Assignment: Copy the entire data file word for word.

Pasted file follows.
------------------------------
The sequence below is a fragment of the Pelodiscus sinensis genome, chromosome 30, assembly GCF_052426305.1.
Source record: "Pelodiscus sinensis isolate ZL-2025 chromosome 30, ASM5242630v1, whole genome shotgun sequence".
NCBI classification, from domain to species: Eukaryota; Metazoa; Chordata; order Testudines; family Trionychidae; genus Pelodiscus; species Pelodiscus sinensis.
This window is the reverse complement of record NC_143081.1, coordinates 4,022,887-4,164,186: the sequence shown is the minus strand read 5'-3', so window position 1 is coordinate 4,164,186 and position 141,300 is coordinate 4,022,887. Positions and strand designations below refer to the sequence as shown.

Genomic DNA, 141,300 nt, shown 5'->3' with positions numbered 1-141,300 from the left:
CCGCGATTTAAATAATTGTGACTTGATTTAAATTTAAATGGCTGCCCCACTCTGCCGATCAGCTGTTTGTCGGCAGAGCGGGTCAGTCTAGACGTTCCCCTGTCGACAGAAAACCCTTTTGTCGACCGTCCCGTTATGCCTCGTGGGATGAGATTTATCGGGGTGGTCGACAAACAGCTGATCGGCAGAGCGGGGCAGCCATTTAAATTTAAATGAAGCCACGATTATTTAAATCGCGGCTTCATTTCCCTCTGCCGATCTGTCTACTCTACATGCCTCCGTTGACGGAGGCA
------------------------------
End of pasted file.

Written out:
The sequence below is a fragment of the Pelodiscus sinensis genome, chromosome 30, assembly GCF_052426305.1.
Source record: "Pelodiscus sinensis isolate ZL-2025 chromosome 30, ASM5242630v1, whole genome shotgun sequence".
NCBI classification, from domain to species: Eukaryota; Metazoa; Chordata; order Testudines; family Trionychidae; genus Pelodiscus; species Pelodiscus sinensis.
This window is the reverse complement of record NC_143081.1, coordinates 4,022,887-4,164,186: the sequence shown is the minus strand read 5'-3', so window position 1 is coordinate 4,164,186 and position 141,300 is coordinate 4,022,887. Positions and strand designations below refer to the sequence as shown.

Genomic DNA, 141,300 nt, shown 5'->3' with positions numbered 1-141,300 from the left:
CCGCGATTTAAATAATTGTGACTTGATTTAAATTTAAATGGCTGCCCCACTCTGCCGATCAGCTGTTTGTCGGCAGAGCGGGTCAGTCTAGACGTTCCCCTGTCGACAGAAAACCCTTTTGTCGACCGTCCCGTTATGCCTCGTGGGATGAGATTTATCGGGGTGGTCGACAAACAGCTGATCGGCAGAGCGGGGCAGCCATTTAAATTTAAATGAAGCCACGATTATTTAAATCGCGGCTTCATTTCCCTCTGCCGATCTGTCTACTCTACATGCCTCCGTTGACGGAGGCA